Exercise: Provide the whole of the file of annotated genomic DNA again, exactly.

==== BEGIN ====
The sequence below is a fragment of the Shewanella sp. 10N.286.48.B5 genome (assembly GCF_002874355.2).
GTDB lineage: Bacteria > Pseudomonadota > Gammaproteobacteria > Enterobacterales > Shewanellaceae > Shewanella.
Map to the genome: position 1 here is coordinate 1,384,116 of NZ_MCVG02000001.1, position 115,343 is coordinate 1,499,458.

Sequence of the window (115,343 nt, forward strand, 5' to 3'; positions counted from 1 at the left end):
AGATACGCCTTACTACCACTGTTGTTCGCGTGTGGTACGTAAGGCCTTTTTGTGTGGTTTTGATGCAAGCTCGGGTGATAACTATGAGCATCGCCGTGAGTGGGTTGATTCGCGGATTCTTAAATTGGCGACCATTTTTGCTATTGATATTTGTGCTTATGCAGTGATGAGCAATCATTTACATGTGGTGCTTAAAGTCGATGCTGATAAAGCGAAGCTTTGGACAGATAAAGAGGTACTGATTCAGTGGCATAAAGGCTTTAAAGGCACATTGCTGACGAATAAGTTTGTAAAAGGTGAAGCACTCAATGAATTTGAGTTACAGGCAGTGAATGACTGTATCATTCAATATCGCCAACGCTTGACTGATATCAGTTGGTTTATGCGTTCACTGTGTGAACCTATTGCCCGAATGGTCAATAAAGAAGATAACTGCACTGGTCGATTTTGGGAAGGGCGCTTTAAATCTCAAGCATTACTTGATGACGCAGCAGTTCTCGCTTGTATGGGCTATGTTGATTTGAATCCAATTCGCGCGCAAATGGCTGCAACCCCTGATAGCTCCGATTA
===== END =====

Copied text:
The sequence below is a fragment of the Shewanella sp. 10N.286.48.B5 genome (assembly GCF_002874355.2).
GTDB lineage: Bacteria > Pseudomonadota > Gammaproteobacteria > Enterobacterales > Shewanellaceae > Shewanella.
Map to the genome: position 1 here is coordinate 1,384,116 of NZ_MCVG02000001.1, position 115,343 is coordinate 1,499,458.

Sequence of the window (115,343 nt, forward strand, 5' to 3'; positions counted from 1 at the left end):
AGATACGCCTTACTACCACTGTTGTTCGCGTGTGGTACGTAAGGCCTTTTTGTGTGGTTTTGATGCAAGCTCGGGTGATAACTATGAGCATCGCCGTGAGTGGGTTGATTCGCGGATTCTTAAATTGGCGACCATTTTTGCTATTGATATTTGTGCTTATGCAGTGATGAGCAATCATTTACATGTGGTGCTTAAAGTCGATGCTGATAAAGCGAAGCTTTGGACAGATAAAGAGGTACTGATTCAGTGGCATAAAGGCTTTAAAGGCACATTGCTGACGAATAAGTTTGTAAAAGGTGAAGCACTCAATGAATTTGAGTTACAGGCAGTGAATGACTGTATCATTCAATATCGCCAACGCTTGACTGATATCAGTTGGTTTATGCGTTCACTGTGTGAACCTATTGCCCGAATGGTCAATAAAGAAGATAACTGCACTGGTCGATTTTGGGAAGGGCGCTTTAAATCTCAAGCATTACTTGATGACGCAGCAGTTCTCGCTTGTATGGGCTATGTTGATTTGAATCCAATTCGCGCGCAAATGGCTGCAACCCCTGATAGCTCCGATTA